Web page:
Jamming For Dollars
For the club or restaurant owner who is thinking about presenting one of these sessions, I can only suggest learning something from history.
End of history lesson.
Why a Jam?
The jazz jam session benefits nearly everyone involved. It's relatively easy for the club owner to book, it's a bargain in terms of what a venue gets for its money, and a good audiencethe players, friends of players, parents of players in addition to the club's regular audienceis almost a given. And the jam is also being wisely used these days to fill in what might have been a dead or dark night, or even dead, early hours, at the club. In the promotion area, the club is presumably already advertising its attractions on other nights of the week, so it's little trouble to add "open jam session hosted by so-and-so" to the weekly web or print advertisement. And when word-of-mouth begins to spread and the area music schools hear about it, business is practically guaranteed. Bet on it.
Still, a packed house does not happen all by itself. The proper promotion, detailed later in this piece, is vital.
Choosing the night of the week is important. Again, I'll use Philadelphia, but as an example in this regard of what not to do. For some inexplicable reason, several jams, ones that I know about, anyway, are scheduled on Tuesday night. If club owners cooperated rather than attempted to undercut each other and grab each others' audience, there could be swinging jam sessions each nightor afternoonof the week. The first order of business, if you want a captive audience, is to choose a night where there are no jams, or few jams, scheduled elsewhere. That's not only good business, it's common sense.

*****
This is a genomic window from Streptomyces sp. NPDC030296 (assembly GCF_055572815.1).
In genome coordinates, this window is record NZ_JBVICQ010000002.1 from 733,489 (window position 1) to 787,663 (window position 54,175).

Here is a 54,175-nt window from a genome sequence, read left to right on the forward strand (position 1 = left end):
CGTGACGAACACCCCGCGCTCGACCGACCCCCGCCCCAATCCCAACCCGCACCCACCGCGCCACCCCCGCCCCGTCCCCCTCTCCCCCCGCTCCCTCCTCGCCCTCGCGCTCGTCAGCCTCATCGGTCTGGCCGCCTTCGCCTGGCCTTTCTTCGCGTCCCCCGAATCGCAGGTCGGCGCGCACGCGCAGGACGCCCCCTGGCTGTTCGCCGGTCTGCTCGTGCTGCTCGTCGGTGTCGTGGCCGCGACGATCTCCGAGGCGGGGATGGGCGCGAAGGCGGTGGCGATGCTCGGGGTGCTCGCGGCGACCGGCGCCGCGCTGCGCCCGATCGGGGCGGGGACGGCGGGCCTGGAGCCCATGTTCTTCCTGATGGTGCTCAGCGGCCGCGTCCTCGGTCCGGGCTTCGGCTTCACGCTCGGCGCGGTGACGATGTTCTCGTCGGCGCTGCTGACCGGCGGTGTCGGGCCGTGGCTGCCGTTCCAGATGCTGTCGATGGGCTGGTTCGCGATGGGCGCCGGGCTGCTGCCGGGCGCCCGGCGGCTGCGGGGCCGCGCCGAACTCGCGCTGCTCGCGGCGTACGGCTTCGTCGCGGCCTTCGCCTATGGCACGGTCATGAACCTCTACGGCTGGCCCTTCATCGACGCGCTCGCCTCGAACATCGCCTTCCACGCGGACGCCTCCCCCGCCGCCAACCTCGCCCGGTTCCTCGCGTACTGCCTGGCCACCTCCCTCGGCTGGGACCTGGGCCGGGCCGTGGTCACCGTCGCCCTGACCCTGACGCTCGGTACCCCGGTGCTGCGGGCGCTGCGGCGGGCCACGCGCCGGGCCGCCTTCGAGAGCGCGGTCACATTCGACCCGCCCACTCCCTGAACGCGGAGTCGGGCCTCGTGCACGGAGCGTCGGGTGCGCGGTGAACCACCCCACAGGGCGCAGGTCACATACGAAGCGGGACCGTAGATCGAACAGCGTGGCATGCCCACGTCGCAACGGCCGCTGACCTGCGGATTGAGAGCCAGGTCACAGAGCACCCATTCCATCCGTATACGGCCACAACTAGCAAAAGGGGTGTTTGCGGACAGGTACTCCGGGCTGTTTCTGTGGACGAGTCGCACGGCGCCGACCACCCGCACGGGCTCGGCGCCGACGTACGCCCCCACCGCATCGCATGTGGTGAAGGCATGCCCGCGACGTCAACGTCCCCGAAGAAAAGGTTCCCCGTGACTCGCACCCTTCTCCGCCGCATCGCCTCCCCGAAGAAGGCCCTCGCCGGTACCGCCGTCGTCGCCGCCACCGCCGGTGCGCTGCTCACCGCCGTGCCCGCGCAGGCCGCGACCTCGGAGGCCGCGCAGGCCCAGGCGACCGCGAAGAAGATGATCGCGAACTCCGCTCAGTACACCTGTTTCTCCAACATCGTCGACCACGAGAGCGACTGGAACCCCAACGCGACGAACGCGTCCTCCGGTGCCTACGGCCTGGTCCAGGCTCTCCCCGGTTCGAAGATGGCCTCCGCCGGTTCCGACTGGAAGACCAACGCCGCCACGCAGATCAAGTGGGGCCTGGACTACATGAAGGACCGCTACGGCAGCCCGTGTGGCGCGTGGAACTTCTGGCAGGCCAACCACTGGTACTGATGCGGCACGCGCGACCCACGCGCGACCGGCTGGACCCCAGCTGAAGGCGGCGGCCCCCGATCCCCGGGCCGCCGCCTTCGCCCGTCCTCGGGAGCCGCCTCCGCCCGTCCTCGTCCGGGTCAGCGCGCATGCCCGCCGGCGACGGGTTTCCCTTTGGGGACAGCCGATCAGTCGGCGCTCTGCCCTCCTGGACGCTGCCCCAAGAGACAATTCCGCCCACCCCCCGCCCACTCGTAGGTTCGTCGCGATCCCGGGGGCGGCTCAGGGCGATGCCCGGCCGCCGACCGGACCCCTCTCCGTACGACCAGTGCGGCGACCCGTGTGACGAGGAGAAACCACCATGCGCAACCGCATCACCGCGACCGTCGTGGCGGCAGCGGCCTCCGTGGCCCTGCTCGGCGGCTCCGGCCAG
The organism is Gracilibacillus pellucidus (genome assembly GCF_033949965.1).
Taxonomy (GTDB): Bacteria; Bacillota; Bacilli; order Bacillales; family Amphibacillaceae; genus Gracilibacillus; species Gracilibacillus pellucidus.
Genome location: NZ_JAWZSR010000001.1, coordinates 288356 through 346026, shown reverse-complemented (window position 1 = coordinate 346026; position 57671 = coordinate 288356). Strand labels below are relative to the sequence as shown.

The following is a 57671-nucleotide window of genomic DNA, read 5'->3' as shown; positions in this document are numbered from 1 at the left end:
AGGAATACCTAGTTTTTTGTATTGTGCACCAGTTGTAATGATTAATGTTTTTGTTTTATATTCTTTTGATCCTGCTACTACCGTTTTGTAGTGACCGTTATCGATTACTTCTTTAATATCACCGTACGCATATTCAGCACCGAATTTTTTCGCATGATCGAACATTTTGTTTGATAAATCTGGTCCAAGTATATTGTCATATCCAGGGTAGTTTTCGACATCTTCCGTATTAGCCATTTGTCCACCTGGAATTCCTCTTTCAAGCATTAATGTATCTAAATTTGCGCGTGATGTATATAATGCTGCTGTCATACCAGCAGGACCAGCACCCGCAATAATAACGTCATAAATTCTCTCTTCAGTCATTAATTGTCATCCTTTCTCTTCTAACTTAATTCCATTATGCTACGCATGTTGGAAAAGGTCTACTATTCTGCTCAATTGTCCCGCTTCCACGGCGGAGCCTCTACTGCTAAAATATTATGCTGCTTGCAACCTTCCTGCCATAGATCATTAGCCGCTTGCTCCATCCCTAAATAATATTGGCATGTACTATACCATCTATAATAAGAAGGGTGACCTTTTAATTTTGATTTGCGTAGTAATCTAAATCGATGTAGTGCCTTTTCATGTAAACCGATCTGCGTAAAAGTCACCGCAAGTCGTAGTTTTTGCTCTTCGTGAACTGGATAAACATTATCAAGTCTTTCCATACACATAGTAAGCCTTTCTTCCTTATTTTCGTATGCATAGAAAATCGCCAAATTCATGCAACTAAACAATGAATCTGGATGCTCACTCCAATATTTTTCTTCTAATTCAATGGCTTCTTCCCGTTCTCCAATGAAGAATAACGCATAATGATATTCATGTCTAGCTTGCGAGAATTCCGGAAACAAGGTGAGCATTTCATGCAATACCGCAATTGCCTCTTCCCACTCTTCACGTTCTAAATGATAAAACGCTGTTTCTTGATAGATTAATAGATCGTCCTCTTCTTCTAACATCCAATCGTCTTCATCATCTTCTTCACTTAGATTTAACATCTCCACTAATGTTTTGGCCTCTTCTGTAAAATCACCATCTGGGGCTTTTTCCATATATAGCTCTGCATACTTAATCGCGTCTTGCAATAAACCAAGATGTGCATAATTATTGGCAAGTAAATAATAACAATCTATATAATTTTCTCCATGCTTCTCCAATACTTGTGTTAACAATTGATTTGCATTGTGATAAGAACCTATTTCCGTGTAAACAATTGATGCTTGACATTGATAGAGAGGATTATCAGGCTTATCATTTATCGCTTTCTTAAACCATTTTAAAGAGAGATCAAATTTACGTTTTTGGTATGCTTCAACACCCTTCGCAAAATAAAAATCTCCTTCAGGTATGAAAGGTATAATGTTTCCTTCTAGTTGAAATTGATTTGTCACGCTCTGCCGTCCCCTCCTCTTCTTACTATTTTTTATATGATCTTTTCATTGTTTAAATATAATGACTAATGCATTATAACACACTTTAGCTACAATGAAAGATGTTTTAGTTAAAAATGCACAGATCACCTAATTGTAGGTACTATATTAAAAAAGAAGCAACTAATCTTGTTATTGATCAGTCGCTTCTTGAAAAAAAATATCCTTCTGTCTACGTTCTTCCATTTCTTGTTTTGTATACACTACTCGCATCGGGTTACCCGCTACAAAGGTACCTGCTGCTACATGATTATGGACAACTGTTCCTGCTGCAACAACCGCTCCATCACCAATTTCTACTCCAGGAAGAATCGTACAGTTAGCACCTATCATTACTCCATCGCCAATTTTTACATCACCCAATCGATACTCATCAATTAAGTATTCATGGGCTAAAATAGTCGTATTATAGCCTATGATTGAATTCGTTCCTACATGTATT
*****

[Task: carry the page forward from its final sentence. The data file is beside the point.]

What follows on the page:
If your place is open on weekday afternoons, think seriously about booking a jam or jams during those hours. Years ago, afternoon sessions, in addition to evening jams, were the norm. Why not try it? Yes, there are a few afternoon jams around, but there's room for plenty, plenty more.
A house band, a.k.a. a rhythm section, and someone to direct the session, almost always a house band member, must be hired. And gosh darn it and I'll say it again, they all must be paid. Even if the bassist, drummer and pianist are not playing all night, as other rhythm section members may sit in from time to time, they do have to provide the instruments and probably a sound system, be on the premises for the entire session, schlep everything back and forth to the club, set everything up, and allow a bunch of strangers to bang the heck out them.
The jam session director has to direct traffic, serve as announcer/master of ceremonies, help sitters-in choose tunes and keys, come up with viable musical combinations, keep a check on the clock, know when to bring on the next act, and do whatever possible to ensure that each and every player or singer get their moment in the limelight.
Two sum all this up, whoever is running the jam must do everything in his or her power to make a thrown-together group of amateurs and pros, young and old sound, and look professional. It can be done.
Fun? Certainly. But this is work. Those who work get paid. There are those who disagree. I invite you to explain why.
This brings up the question of cover charges. Occasionally it's worked, frequently it hasn't, and some places who started with it gave it up or lowered the cover amount. One place charged five bucks for those who wanted to play, until everyone realized that musicians were paying to play for free. Colonel Parker may have loved that concept, but it didn't last. Another waived covers for musicians only. Yet another offered players a discount off the cover. Those ideas didn't make it, either.
In general, I'm not for it. Cover charges drive people away, and logistically, clubs don't need the red tape. If things are done properly in the advertising and promotional areas, and if you present a good and professional show, you'll sell plenty of food and drink. And, jam or no jam, never, ever underestimate the importance of quality food and drink, reasonably priced, and an affable wait staff and bartender(s).
Just Who Runs This Thing?
The vast majority of the time the session director, or producer, if you will, is a member of the house band. He or she should be conversant in many of the jazz styles; be an affable, welcoming, calm, patient and non-judgmental presence on and off stage; and ideally, know a lot of players. The pianist and bassist in the house band should have a wide-ranging repertoire, and be able to transpose, if necessary.